It’s a telling tale of the new media landscape that the national broadband provider, NBN Co, will largely occupy the building.
An NBN Co spokesperson confirmed it has signed a sublease on 5600 square metres – levels 1-3 – for five years, starting on July 1, 2019. NBN Co has occupied levels levels 4-6 since 2013.
New space at 655 Collins Street will be used to house employees relocating from 5,200 sq m across the road at 750 Collins Street Melbourne, he said.
“NBN Co has grown its presence in Melbourne over the years as we’ve scaled up our business, but this has also led to some fragmentation of our office space,” he said.
Media House when completed in 2009. Credit:Wayne Taylor
NBN recently moved into 20,000 sq m at Collins Square’s Tower 5 and occupies 14,000 sq m at Melbourne Central.
Grocon built Media House for Fairfax’s Melbourne operations in 2009, selling it soon after to the Commonwealth Property Office Fund for around $110 million. It is now owned by GPT Wholesale Office Fund, worth around $154.5 million and known by its address, 655 Collins Street.
GPT declined to comment on the tenant merry-go-round.
Journalists and advertising staff once filled all 16,600 sq m of the building. But years of redundancies have reduced occupancy to just two floors. Macquarie Media – 3AW – will remain after June, holed up in its radio studios on the top floor, sharing space with community newspapers.
Nine occupies several floors of 717 Bourke Street.
Taiwan’s dessert restaurant chain Jenjudan Milk Tea is making its first foray into Melbourne’s ever-evolving culinary landscape.
Jenjudan has signed up for a 170 sq m shop at 389 Bourke Street, paying $243,000 a year in rent, a rate of $1400 a sq m.
The deal was done by CBRE agents Zelman Ainsworth, Tan Thach and Leon Ma.
Jenjudan has 29 stores globally and is looking to bite into the broader local market.
New dessert restaurant for 389 Bourke Street.
A Singaporean investor is so keen on the local culinary market that he has bought the freehold for his new restaurant on the city fringe.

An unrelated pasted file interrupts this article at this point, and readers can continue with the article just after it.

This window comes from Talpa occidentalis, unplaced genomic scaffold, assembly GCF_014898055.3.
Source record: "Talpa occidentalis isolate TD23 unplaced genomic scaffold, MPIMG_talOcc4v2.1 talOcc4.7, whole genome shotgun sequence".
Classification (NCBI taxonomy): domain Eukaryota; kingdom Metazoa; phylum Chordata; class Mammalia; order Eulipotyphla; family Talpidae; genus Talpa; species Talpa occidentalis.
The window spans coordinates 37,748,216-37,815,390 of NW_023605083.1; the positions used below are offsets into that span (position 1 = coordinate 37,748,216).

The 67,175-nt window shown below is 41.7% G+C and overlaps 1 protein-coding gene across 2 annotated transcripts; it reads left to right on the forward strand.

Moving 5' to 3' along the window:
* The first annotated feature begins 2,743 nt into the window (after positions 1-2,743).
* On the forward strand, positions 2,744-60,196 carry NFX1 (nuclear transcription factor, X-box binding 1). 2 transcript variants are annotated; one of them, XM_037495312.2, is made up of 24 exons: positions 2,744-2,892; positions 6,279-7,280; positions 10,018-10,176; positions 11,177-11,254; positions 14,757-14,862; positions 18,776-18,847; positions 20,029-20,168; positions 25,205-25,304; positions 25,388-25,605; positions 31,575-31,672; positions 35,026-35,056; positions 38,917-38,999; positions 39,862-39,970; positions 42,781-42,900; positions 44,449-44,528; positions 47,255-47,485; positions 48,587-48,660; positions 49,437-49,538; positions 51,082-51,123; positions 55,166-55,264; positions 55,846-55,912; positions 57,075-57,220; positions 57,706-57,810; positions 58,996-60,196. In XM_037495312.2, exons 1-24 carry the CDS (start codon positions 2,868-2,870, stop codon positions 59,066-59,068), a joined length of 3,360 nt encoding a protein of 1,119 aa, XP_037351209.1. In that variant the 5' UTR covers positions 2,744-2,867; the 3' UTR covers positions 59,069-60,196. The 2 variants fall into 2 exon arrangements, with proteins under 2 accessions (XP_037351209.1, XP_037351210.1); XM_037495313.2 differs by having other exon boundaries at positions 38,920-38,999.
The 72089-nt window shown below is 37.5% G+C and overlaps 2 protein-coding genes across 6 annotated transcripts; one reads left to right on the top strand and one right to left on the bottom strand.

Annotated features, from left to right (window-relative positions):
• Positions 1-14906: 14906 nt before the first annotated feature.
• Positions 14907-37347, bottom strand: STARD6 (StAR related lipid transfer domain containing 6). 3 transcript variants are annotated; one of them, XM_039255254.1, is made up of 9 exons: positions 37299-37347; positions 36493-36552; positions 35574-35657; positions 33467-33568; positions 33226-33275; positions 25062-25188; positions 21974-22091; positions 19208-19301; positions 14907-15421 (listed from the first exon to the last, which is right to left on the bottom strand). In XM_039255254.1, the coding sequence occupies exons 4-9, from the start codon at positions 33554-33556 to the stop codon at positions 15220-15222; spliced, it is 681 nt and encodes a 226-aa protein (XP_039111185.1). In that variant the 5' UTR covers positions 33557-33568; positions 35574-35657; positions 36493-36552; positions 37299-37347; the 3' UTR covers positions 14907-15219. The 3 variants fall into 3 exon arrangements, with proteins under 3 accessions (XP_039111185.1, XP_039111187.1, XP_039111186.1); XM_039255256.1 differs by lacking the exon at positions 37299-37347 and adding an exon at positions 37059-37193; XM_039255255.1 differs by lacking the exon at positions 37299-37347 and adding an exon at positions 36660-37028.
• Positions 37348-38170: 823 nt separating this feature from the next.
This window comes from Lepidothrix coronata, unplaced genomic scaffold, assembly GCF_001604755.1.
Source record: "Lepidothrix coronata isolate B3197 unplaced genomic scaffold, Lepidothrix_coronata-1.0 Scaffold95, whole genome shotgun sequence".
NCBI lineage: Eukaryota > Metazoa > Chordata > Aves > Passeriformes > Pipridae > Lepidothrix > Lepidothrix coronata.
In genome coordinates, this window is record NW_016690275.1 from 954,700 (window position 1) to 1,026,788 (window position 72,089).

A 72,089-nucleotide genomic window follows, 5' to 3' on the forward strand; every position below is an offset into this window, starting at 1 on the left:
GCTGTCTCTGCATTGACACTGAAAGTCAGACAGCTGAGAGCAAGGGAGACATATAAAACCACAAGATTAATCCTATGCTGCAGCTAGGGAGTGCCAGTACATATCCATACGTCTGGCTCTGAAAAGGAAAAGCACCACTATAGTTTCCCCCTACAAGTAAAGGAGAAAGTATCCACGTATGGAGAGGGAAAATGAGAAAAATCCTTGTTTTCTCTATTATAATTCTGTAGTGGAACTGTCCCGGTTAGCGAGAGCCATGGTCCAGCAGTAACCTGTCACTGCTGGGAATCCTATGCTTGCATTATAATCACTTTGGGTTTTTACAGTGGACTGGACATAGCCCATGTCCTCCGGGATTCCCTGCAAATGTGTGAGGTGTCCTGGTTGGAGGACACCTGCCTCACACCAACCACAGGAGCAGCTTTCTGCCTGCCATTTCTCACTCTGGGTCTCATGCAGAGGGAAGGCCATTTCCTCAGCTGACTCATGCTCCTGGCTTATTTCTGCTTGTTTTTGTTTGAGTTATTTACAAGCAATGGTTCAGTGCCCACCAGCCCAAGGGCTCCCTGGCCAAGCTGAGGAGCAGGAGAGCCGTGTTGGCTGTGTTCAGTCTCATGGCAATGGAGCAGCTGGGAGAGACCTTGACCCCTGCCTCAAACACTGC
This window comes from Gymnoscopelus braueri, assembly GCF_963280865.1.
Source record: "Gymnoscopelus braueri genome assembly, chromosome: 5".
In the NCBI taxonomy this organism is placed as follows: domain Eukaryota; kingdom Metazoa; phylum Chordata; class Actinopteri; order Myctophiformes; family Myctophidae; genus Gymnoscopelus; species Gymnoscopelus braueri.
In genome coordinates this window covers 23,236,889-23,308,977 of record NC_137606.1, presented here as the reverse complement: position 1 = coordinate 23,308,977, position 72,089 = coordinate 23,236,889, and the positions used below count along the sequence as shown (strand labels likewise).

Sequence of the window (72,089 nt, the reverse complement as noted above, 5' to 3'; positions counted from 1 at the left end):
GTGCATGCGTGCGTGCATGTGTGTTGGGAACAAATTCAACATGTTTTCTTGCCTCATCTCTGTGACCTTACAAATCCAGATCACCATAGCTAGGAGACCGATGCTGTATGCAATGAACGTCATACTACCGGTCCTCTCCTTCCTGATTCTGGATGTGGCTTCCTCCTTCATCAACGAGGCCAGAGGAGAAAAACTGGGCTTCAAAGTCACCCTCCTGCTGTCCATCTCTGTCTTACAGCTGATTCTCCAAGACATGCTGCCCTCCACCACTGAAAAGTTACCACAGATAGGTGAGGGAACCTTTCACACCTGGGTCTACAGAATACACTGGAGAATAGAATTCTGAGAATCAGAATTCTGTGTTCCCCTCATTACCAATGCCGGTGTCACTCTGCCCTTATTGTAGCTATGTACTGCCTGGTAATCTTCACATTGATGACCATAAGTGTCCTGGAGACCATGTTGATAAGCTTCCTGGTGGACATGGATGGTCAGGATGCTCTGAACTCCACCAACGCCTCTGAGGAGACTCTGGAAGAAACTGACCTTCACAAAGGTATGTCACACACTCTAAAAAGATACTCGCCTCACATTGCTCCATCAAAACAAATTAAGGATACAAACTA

Fitzroys agents Jordan Ceppi and Chris James have sold the vacant 526 Swanston Street shop in Carlton for $1.5 million.
The 125 sq m space is at the foot of a high-rise mixed use building. Mr Ceppi said the sales campaign generated more than 80 enquiries.
“This is a future-proof property positioned between RMIT University and Melbourne University campuses,” he said.
526 Swanston Street, Carlton
“The vacant premises offered a blank canvas for the purchaser to create their own offering,” he said.
Among the new restaurant concepts refreshing the city’s strips is bubble tea.
Prime’s Hai recently leased the 73 sq m shop at 299 Elizabeth Street at a record rate of $3150 a sq m.
And dessert chain Hui Lau Sahan from Hong Kong is also paying a record $400,000 a year for 423-425 Elizabeth Street.
Discount retailer Kmart is preparing to upstakes in the inner north’s sub-regional shopping centre, Northcote Plaza.
Kmart, owned by Wesfarmers, confirmed it will vacate the space in November 2022 when the lease expires.
The retailer declined to expand on the reasons driving its departure from the Plaza, a sprawling centre on Separation Street, built in the early 80s on the site of a former brickworks and tip.
A Kmart spokesperson confirmed it is a one-off closure and not the beginning of a programme to shrink the discount retailer, which suffered a fall in sales this year after a bumper decade.
However, it does closely follow Woolworths’ recent decision to shut 30 Big W discount stores and Target’s plan to close 20 per cent of its outlets.
Despite Northcote’s unstoppable gentrification, the 18,000 sq m centre is in dire need of a revamp – a difficult job given the shops have been strata-titled so it is owned piecemeal by dozens of individual investors.
The centre is anchored by two Coles supermarkets and the Kmart – both of which were owned by Wesfarmers until last year. Coles is now listed separately on the stock exchange.
The twin Coles situation is rare but not unique. When, the Bi-Lo, near Kmart, closed in 2006, Coles simply opened another supermarket.
The move is a remnant of the old supermarket leasing battles between Woolworths and Coles where the retailers would pay twice the operating costs rather than let the competition get a toehold.
Despite the Plaza’s subdued atmosphere, there’s no shortage of investors wanting to own a piece.
Last month Gorman Commercial agent Tom Maule sold the Specsavers – shop 27 – at auction for $1.1 million on a yield of 5.3 per cent.
Specsavers at Northcote Plaza.
Sweet Party Supplies – shop 32 – goes to auction next month through Hocking Stuart.
History suggests the Plaza could be more valuable if owned by a single party. In 2017, a family trust controlled by local agent Michael Bonadio paid $34 million for the neighbouring 6657 sq m Northcote Central, which is positioned in front of the Plaza on the High Street corner.
Nicole Lindsay is a property reporter at The Age.